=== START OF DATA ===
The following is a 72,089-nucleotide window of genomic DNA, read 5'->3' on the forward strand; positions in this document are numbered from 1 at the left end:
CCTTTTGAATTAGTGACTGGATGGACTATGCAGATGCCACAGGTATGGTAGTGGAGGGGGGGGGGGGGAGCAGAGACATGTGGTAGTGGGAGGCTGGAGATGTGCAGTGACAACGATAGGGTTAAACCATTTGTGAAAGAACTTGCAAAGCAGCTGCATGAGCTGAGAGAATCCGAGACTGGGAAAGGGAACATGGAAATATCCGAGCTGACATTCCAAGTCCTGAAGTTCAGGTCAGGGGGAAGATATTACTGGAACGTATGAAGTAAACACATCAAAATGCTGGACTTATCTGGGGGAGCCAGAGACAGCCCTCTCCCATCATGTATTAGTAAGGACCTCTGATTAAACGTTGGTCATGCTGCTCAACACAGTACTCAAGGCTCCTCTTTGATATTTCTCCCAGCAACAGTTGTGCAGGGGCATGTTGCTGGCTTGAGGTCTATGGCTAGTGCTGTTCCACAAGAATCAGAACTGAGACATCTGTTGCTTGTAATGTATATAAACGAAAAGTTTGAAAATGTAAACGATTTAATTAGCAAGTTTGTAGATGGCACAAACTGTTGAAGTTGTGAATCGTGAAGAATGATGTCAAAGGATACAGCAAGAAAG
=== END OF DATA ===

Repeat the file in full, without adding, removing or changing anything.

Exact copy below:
The following is a 72,089-nucleotide window of genomic DNA, read 5'->3' on the forward strand; positions in this document are numbered from 1 at the left end:
CCTTTTGAATTAGTGACTGGATGGACTATGCAGATGCCACAGGTATGGTAGTGGAGGGGGGGGGGGGGAGCAGAGACATGTGGTAGTGGGAGGCTGGAGATGTGCAGTGACAACGATAGGGTTAAACCATTTGTGAAAGAACTTGCAAAGCAGCTGCATGAGCTGAGAGAATCCGAGACTGGGAAAGGGAACATGGAAATATCCGAGCTGACATTCCAAGTCCTGAAGTTCAGGTCAGGGGGAAGATATTACTGGAACGTATGAAGTAAACACATCAAAATGCTGGACTTATCTGGGGGAGCCAGAGACAGCCCTCTCCCATCATGTATTAGTAAGGACCTCTGATTAAACGTTGGTCATGCTGCTCAACACAGTACTCAAGGCTCCTCTTTGATATTTCTCCCAGCAACAGTTGTGCAGGGGCATGTTGCTGGCTTGAGGTCTATGGCTAGTGCTGTTCCACAAGAATCAGAACTGAGACATCTGTTGCTTGTAATGTATATAAACGAAAAGTTTGAAAATGTAAACGATTTAATTAGCAAGTTTGTAGATGGCACAAACTGTTGAAGTTGTGAATCGTGAAGAATGATGTCAAAGGATACAGCAAGAAAG